Ludwig Mies Van Der Rohe Tugendhat Chair



In 1929, Ludwig Mies van der Rohe was a very busy man…

Long before this pivotal year, however, Mies van der Rohe asserted his architectural philosophy that would serve as a compass for his career. Mies believed that we should not compete with the Romans and Greeks when building new structures, that we should use the most technological materials of the day, and during the 1920s that material was steel. If the Greeks had steel they would have used it. A banker came to Mies in 1910 and wanted to build a bank in a Neo-Classical style with columns; however, Mies convinced the banker to use steel, instead of trying to beat the Romans at what they did best. The new modern building made of steel would project strength through simple design void of ornate Corinthian frills. Mies said to the banker, “Less is more”, a phrase he coined to embody his minimalist design. This is how Mies van der Rohe started his career.

In May 1929,  for the German Pavilion hosted at the Barcelona International Exposition, Mies designed the Barcelona chair for the King and Queen of Spain to sit in at the event. The design of the chair references the Greek Klismos chair, which was depicted on Ancient Greek pottery, a reference Mies’ contemporaries would have understood. The slim steel, nickel-plated structure of the chair, void of decoration, holds true to his statement to the banker, “Less is more”. This chair was a huge controversy at the Bauhaus in Germany, for the Bauhaus was meant to reject antiquity, not glorify it. The chair was also nickel-plated, at the time a very expensive material.  The chair was a hit – though but not at the Bauhaus – but shortly Mies won them back with his strict reductionist ideas of design that followed the Barcelona chair.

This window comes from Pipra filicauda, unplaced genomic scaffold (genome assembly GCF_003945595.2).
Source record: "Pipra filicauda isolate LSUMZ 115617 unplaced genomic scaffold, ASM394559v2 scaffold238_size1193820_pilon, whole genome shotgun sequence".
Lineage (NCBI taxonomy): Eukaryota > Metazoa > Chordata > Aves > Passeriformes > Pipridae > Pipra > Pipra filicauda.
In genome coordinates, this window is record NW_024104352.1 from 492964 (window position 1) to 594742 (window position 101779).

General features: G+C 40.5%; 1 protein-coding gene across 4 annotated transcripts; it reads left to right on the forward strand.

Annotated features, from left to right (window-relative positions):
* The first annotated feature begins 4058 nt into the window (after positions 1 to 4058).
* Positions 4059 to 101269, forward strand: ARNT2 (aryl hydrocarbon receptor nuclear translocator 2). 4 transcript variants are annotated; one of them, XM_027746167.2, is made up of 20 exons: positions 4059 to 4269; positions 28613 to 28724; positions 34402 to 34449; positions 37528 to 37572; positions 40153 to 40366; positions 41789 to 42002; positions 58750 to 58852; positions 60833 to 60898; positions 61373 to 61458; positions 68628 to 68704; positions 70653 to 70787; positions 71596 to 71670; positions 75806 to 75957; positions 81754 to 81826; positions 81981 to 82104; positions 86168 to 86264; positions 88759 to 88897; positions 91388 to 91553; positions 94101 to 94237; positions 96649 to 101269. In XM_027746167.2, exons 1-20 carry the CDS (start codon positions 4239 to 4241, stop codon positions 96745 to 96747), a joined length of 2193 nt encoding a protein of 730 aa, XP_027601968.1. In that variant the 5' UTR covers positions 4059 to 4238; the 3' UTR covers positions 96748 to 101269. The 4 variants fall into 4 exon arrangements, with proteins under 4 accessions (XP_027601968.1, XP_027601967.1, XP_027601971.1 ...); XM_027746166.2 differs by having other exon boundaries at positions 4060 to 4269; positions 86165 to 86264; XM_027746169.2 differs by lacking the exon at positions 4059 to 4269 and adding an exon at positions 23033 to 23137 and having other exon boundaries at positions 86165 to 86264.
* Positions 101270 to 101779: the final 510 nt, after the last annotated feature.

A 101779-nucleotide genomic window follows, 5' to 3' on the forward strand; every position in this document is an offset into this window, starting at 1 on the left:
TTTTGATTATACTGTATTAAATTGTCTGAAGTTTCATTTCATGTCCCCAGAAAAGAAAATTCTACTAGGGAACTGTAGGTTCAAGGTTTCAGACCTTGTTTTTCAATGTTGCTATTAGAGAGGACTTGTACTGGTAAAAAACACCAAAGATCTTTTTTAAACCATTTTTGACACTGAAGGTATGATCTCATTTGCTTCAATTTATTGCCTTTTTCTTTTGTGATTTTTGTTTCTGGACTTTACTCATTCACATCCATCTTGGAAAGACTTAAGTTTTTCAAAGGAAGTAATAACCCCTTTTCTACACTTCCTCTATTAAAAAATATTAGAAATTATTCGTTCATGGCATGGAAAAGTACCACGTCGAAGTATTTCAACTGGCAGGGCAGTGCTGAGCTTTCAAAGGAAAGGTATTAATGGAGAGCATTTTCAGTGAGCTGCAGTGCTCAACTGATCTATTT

In March of 1929, Mies began executing his plans for Grete and Fritz Tugendhat’s home overlooking Brno, Czechoslovakia. Completed in 1930 and now a UNESCO World Heritage Site, the dwelling is constructed of rare tropical woods, onyx, concrete, glass, and steel. The home typifies the “less is more” aesthetic, not only in the flowing and unrestricted rooms and considerable lack of artwork, but also in the design of the Tugendhat chairs that sat in front of the onyx wall in the living room. The Tugendhat chair is a variation of the Barcelona chair (which also appeared in the house along with his Brno chairs), but with a distinct cantilever design, a clever feature that Mies finally realized in this chair. Grete and Fritz adored this home and the freedom of space they felt while sitting in the Tugendhat chairs overlooking Brno. They knew that Mies was responsible in helping them achieve this feeling: We realized that we were dealing with a genuine artist. He said, for example, that the ideal dimensions of space cannot be calculated, space must be felt.”

Contributing Writer, Paul DesMarais

Lot Information:

Lot 106
Ludwig Mies van der Rohe
Tugendhat armchair
Knoll
designed 1929; this chair produced after 1948
Model no. MR 70
Leather and steel
34″h x 27.5″w x 25″d
Estimate $5,000 – 7,000
June 26, 2011 Auction


Literature:
“The Architect”. Villa Tugendhat. Tugendhat.eu, 2011. Web, 6 June 2011.

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